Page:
Austin is moving into the Stage 4 risk category for COVID-19, meaning businesses should reduce operations to 25% capacity and residents should end all nonessential travel and gatherings, Austin Public Health Officials said at a Thursday press conference.
Mark Escott, interim medical director and health authority for Austin-Travis County, said at the conference that there has been a catastrophic surge in COVID-19 cases across the state and the country in recent weeks, and with current case numbers and positivity rates, Travis County is moving into the Stage 4 risk category.
“If we do not take the steps to change now … we can be in Stage 5 territory in just a few weeks,” Escott said.
The Stage 4 guidelines, adopted once Austin passed the threshold for 30 new hospitalizations Sunday, recommend avoiding all social gatherings, nonessential travel and nonessential dining and shopping, according to the city of Austin website. Businesses will be recommended to reduce their capacity from 50% to 25%, Escott said.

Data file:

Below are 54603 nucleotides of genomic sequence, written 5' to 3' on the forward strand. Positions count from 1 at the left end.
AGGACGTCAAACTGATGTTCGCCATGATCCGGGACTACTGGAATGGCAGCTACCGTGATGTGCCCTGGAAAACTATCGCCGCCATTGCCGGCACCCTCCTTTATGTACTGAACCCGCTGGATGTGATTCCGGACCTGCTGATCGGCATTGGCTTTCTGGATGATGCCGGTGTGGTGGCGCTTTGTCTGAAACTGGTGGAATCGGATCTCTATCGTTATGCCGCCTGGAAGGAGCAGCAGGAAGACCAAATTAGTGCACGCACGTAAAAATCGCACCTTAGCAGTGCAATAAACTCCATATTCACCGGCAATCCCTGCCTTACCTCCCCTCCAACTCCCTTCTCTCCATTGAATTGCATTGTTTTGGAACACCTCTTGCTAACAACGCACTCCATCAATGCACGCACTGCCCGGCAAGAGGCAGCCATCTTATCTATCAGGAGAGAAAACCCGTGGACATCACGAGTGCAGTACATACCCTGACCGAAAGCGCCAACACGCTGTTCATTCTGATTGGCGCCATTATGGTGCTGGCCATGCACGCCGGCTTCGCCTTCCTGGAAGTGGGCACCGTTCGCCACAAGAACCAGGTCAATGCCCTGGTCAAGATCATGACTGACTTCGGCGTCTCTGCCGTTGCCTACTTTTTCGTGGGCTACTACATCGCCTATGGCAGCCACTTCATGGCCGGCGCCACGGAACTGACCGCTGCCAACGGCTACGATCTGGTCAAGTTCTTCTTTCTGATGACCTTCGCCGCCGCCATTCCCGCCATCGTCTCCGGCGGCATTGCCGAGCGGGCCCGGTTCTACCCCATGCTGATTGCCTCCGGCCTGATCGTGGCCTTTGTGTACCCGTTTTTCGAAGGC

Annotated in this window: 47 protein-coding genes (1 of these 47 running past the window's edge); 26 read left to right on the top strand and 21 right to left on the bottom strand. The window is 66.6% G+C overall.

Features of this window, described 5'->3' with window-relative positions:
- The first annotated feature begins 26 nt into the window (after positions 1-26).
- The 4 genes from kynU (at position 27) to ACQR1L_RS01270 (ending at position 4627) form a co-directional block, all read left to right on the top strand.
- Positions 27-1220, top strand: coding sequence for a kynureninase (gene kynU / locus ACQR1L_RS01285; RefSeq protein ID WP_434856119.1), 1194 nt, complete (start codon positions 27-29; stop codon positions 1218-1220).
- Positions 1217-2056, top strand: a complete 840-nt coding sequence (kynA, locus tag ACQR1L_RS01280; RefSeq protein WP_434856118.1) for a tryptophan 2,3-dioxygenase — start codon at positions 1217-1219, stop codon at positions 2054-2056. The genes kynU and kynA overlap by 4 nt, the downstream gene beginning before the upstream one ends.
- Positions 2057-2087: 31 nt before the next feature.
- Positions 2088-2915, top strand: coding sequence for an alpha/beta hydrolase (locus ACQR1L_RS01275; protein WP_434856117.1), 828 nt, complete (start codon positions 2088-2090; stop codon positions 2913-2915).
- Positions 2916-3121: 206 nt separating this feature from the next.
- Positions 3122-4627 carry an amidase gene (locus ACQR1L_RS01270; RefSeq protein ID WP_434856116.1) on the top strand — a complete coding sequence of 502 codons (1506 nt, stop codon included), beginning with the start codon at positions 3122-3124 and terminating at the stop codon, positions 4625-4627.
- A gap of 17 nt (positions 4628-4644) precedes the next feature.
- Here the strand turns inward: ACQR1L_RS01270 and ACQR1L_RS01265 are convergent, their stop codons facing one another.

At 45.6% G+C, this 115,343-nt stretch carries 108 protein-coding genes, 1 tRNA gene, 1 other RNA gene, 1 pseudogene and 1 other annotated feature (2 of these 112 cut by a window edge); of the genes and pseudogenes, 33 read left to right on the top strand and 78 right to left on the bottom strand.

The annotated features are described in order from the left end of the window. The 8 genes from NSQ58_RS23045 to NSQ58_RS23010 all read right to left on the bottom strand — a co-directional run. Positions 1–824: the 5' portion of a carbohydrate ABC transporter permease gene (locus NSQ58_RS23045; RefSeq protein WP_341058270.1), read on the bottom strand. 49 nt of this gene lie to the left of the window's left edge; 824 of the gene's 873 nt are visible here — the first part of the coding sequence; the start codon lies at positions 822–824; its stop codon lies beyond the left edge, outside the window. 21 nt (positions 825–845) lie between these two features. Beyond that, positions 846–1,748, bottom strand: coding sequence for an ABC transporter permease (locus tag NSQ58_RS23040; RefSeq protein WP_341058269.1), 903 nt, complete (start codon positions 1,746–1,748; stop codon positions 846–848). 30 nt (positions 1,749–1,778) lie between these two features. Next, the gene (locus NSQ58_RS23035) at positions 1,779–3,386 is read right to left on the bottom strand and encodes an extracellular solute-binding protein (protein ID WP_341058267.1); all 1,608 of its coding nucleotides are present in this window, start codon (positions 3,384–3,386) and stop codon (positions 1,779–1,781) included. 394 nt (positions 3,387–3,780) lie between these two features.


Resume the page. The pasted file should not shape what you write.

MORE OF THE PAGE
Mayor Steve Adler said the last time Austin reached Stage 4 in August, it almost increased to Stage 5, but public health officials and community members did their parts to flatten the curve and avoid a higher risk category.
“If we show that discipline, we can impact what happens to us,” Adler said.
There are currently 213 people hospitalized and 72 people in the intensive care unit in Austin as of Thursday, according to the Austin-Travis County COVID-19 dashboard.
Escott said Austin does not currently have the hospital or ICU beds to handle a catastrophic surge similar to the one currently seen in West Texas.
“A surge like this in Austin will require us to have more than 600 ICU beds and more than 2,400 hospital beds just to care for the people in our jurisdiction,” Escott said. “We don't have that many beds. Two hundred ICU beds is about the maximum that we can manage … because of staffing issues.”
Adler said the city will also increase enforcement efforts to make sure people are complying with Stage 4 guidelines.
“The goal here is to avoid overwhelming our hospitals and our ICUs to enable our health care workers to be safe and to keep us safe,” Adler said.